You’re a lover. Borrow Cupid’s wings and use them to soar higher than the average man.

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ROMEO
I am too sore enpiercèd with his shaft
To soar with his light feathers, and so bound,
I cannot bound a pitch above dull woe.
Under love’s heavy burden do I sink.

ROMEO
I’ve been too strongly pierced by his arrow to soar. My wounded heart won’t let me escape my dull sadness. I am sinking under love’s heavy burden.




 

MERCUTIO
And to sink in it, should you burthen love—
Too great oppression for a tender thing.

MERCUTIO
If you sink in love, then you’re burdening it. You’re putting too much weight on such a tender thing.

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ROMEO
Is love a tender thing? It is too rough,
Too rude, too boisterous, and it pricks like thorn.

ROMEO
Is love really so tender? To me it seems too rough, too rude, too unruly, and it pricks like a thorn.

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30


 

MERCUTIO
If love be rough with you, be rough with love.
Prick love for pricking, and you beat love down.—
Give me a case to put my visage in!
A visor for a visor.—What care I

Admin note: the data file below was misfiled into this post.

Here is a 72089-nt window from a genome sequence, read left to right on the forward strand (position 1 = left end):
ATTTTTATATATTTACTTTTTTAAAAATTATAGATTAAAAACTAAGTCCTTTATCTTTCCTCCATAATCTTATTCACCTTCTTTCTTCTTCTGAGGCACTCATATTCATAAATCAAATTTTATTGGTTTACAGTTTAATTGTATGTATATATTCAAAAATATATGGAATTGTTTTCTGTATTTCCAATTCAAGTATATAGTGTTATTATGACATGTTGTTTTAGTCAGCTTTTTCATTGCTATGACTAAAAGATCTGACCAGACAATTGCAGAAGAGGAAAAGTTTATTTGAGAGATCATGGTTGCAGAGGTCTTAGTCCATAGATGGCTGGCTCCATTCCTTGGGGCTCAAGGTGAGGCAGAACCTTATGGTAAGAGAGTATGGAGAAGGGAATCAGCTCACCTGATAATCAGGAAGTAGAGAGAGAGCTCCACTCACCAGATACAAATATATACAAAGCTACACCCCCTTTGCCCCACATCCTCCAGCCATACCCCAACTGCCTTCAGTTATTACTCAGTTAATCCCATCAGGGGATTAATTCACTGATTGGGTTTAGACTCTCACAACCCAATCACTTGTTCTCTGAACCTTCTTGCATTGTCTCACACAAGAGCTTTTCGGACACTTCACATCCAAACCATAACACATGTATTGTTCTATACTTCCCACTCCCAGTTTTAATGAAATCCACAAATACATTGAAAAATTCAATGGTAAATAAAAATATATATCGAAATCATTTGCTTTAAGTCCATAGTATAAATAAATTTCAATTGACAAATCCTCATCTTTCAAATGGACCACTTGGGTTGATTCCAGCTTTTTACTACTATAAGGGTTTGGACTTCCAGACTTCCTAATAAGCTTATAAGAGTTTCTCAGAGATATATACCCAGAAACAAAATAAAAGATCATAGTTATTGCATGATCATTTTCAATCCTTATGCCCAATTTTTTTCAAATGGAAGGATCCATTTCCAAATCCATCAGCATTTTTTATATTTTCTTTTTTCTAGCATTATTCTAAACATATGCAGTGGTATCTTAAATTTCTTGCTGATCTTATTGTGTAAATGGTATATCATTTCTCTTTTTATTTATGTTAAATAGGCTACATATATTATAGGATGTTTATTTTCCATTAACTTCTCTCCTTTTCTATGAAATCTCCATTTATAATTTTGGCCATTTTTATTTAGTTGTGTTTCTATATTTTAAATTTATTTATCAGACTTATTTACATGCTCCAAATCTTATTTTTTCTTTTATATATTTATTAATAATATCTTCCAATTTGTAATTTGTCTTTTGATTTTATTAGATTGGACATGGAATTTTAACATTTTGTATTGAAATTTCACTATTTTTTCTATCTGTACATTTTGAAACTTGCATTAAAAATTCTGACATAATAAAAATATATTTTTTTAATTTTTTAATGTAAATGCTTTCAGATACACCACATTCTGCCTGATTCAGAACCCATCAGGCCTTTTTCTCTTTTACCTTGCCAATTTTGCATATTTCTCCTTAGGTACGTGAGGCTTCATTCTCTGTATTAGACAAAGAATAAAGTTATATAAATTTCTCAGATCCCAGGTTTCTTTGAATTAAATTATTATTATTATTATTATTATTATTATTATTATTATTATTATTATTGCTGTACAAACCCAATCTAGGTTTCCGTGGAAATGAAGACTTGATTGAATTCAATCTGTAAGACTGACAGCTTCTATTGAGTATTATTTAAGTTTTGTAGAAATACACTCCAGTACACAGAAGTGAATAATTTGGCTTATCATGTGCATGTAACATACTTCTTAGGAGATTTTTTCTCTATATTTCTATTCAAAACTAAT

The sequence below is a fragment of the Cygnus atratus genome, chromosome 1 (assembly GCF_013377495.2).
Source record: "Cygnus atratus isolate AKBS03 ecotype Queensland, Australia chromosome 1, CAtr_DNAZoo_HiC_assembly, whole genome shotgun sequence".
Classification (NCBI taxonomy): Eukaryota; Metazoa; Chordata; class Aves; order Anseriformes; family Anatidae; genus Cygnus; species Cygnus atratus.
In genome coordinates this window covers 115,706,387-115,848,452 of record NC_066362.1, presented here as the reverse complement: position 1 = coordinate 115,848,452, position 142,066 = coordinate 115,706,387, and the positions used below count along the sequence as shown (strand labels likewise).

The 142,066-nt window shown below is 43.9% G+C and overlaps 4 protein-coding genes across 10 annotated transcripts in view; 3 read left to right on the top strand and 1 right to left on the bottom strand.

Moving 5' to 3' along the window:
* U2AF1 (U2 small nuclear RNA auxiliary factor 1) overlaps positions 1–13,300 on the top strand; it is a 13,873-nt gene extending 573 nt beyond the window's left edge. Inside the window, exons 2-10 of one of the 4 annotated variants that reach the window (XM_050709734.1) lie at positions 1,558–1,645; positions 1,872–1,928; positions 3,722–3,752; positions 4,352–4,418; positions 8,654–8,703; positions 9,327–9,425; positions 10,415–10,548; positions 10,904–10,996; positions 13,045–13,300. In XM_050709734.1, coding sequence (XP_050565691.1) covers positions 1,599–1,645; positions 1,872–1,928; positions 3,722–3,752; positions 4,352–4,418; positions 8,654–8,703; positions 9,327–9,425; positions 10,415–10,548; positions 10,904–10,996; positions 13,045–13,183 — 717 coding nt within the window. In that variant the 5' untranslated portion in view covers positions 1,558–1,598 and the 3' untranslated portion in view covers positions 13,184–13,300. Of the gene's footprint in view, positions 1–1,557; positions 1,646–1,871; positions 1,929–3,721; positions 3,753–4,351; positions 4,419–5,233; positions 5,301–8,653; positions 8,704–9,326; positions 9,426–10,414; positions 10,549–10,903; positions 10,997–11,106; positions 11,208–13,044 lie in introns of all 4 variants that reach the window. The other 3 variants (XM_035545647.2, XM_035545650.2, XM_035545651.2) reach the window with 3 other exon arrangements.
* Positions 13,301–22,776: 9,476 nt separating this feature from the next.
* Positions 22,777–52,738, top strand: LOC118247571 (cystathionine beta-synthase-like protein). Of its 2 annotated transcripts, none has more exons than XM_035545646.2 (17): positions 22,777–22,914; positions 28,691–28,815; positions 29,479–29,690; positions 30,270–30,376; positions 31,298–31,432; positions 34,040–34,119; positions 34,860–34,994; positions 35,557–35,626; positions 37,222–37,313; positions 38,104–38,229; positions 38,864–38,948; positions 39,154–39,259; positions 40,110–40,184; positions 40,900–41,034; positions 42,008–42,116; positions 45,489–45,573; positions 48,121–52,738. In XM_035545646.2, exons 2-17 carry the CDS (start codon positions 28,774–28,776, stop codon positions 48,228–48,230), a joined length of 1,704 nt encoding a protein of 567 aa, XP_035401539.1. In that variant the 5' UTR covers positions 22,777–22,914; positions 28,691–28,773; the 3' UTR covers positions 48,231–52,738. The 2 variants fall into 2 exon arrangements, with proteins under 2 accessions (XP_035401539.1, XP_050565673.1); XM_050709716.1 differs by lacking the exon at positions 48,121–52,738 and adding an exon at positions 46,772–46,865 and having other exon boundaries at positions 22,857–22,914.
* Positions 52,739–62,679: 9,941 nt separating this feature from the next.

What curious eye doth cote deformities?
Here are the beetle brows shall blush for me.

MERCUTIO
If love is rough with you, be rough with love. Prick love when it pricks you, and you’ll beat love down. Give me a mask to put over my face. A mask to cover that mask I call my face. What do I care if someone sees my flaws? Let the dark eyebrows of this mask blush for me.




 

BENVOLIO
Come, knock and enter. And no sooner in
But every man betake him to his legs.

BENVOLIO
Come on, let’s knock and go inside. And once inside, let’s all start dancing.

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35




 

ROMEO
A torch for me. Let wantons light of heart
Tickle the senseless rushes with their heels.
For I am proverbed with a grandsire phrase,
I’ll be a candle holder, and look on.
The game was ne’er so fair, and I am done.

ROMEO